Apropos your father’s sudden death in 1950, your wife has written, ‘Not only did Andrew lose his father; he also lost his friend and wise counsellor.’ Does that describe how you felt?

Exactly. He was marvellous. My father wasn’t a mean man, but he spent very little money on himself, whereas I’ve always been extravagant, and my father vicariously enjoyed these extravagances. He didn’t like horse-racing at all, but he was only too delighted to find the funds for me to buy horses, nearly always bad ones.

In addition to the title, you inherited enormous problems in the form of death duties which it took over twenty years to clear. How did you face up to this colossal task?

There again I was singularly lucky. First of all at thirty I was young and resilient. Secondly and more importantly, I had the most brilliant financial and legal adviser, a man called W. D. Macpherson, now dead. If we’d panicked, I wouldn’t be sitting here now. We had to pay eighty per cent of everything but thanks to the way it was handled, a great deal survived on the art side which was perhaps what mattered most to me. We had to lose the ten best things we had, and they went – perhaps rightly – to our national institutions, the V&A, the National Gallery and so on. I had to take the decision whether to lose the very best and keep the bulk of the contents of Chatsworth, or to sell a tremendous lot and keep the very best. Rightly or wrongly I settled for the very best to go, but we’ve got a very nice collection.

But do you feel any bitterness about it?

No. The Lord gives and the Lord takes away. I’m one of the luckiest men in the world, and most people would give the eyes in their head for what’s in Chatsworth. I’m philosophical about it, though I do sometimes think that but for that German sniper’s bullet none of Chatsworth would have been lost.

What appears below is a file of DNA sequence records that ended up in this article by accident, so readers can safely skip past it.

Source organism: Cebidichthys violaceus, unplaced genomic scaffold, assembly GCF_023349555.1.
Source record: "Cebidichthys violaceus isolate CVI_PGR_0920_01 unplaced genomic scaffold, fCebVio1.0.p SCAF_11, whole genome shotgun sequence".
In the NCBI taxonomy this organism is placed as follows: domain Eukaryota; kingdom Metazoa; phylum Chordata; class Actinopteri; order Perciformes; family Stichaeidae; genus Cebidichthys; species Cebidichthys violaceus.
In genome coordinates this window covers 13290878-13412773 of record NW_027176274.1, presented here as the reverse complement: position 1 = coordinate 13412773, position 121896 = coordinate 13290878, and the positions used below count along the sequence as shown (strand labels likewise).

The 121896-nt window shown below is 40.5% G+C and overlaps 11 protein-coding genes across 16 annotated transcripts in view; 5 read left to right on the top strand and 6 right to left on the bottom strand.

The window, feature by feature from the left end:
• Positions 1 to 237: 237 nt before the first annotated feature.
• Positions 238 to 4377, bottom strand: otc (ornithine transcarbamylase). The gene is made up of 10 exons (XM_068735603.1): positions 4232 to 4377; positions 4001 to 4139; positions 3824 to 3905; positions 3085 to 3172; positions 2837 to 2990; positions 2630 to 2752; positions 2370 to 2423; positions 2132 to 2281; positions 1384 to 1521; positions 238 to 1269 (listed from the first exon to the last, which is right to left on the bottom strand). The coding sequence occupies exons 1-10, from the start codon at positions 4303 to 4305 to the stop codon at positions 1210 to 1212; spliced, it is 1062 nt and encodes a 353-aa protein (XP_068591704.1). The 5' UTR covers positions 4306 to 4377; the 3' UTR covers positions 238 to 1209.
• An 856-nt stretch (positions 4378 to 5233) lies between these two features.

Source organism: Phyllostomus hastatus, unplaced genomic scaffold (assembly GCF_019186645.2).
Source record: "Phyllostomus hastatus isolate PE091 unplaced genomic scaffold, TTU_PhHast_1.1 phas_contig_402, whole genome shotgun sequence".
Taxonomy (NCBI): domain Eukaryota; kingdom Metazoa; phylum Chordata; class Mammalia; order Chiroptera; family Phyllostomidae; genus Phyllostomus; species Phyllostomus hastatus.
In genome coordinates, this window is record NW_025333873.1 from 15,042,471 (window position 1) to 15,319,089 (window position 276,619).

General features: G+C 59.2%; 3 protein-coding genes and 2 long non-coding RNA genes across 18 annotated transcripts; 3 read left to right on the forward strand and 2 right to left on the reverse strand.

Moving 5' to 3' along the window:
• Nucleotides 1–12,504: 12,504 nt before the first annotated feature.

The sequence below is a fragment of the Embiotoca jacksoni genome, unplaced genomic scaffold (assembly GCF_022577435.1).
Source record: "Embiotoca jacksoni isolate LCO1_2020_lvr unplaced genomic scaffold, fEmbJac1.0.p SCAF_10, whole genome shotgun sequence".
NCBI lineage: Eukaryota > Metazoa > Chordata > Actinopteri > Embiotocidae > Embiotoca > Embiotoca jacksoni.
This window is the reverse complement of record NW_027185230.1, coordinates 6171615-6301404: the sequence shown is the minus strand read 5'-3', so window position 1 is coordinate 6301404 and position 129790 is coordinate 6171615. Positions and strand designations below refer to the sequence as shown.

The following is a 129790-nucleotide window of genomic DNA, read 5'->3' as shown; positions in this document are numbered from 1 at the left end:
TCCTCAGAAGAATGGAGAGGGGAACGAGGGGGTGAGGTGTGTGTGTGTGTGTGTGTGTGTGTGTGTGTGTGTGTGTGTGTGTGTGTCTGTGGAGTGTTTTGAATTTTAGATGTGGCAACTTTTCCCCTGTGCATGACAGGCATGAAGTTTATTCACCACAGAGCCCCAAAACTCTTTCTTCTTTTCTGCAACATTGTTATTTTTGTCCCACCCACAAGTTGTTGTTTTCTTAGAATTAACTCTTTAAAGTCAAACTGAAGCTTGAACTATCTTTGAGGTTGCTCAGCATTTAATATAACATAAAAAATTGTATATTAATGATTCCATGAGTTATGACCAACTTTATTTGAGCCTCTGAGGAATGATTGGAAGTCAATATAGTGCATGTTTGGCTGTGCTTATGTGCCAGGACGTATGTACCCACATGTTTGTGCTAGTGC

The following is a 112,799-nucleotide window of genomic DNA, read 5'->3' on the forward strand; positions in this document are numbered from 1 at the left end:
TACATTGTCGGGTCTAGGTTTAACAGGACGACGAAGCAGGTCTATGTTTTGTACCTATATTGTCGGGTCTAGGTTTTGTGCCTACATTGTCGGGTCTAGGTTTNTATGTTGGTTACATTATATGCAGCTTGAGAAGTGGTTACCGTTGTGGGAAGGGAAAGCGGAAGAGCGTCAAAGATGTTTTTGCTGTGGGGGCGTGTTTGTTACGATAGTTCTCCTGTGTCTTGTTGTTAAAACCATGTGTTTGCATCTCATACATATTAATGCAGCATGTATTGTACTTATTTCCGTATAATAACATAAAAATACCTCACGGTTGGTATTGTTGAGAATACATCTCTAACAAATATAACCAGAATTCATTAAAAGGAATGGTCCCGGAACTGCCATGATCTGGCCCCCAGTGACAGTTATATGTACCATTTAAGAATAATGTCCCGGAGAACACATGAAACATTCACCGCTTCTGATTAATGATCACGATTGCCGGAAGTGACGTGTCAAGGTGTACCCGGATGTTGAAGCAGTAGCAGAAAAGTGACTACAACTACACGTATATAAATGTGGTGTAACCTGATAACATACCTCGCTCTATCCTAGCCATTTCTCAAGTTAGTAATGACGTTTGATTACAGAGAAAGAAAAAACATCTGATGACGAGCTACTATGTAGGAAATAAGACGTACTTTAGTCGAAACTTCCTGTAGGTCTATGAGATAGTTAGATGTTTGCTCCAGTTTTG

You must surely at times have felt defeated by the enormity of the problem. What was it that kept you going?

My wife, my relative youth and my advisers.

It must have given you great satisfaction to secure the future of Chatsworth and moreover to make it completely self-financing.

I’ve achieved virtually nothing in life, but that is certainly what I am most proud of. It was due to my advisors more than to me, and my wife has been a pillar, but to keep Chatsworth going is my overwhelming ambition, as it was my father’s; and I would guess it will be my son’s.

Do you get on well with your son?

I get on very well with my son. I’m proud of him, and I put him very high on my list of good fortune. He also gets on well with his mother and stands up to her too, more than I do.

She is a strong character?

That would be an understatement.

During the 1960’s you held various political posts which you say yourself you would never have held but for Harold Macmillan’s nepotism. Is that false modesty or something you genuinely believe?

Oh, it’s true. It was gross nepotism. I had made a few speeches about the reorganization of betting in this country, but I hadn’t been very active in the House of Lords, so there was no justification. But Harold obviously thought I could do it. I imagine he thought, ‘I can risk him, he won’t make too much of an ass of himself.’

Harold Macmillan is a very controversial figure; the historians disagree about him. What was your view?

To begin with, unlike many politicians, he was a clever man. He was also an extremely astute politician – ‘wily’ is an apt description. My judgement of him is biased because he was so good to me that I can never repay the debt I owe him. Not only did he give me a job which I enjoyed very much but it led to other things. For example, I became chancellor of Manchester University which was one of the great experiences of my life. He also had the best manners of any man I ever met.

But was he trustworthy?

I was too junior in government to have political dealings with him so I never had any reason not to trust him. It would be presumptuous of me to sit in judgement on him.

You say that you left the Conservative Party and joined the Social Democrats ‘largely for sentimental reasons.’ What exactly did you mean by that?

We were Whigs and then we were Liberals, and we left the Liberal Party over Home Rule for Ireland. We were wrong about Home Rule for Ireland, wrong for good reasons. We thought that the Irish would suffer materially from independence, and indeed they have, but I’m a fervent believer in political nostrum: ‘It is better to govern yourself badly than to be well governed by others.’ I like to think I am still a good Whig.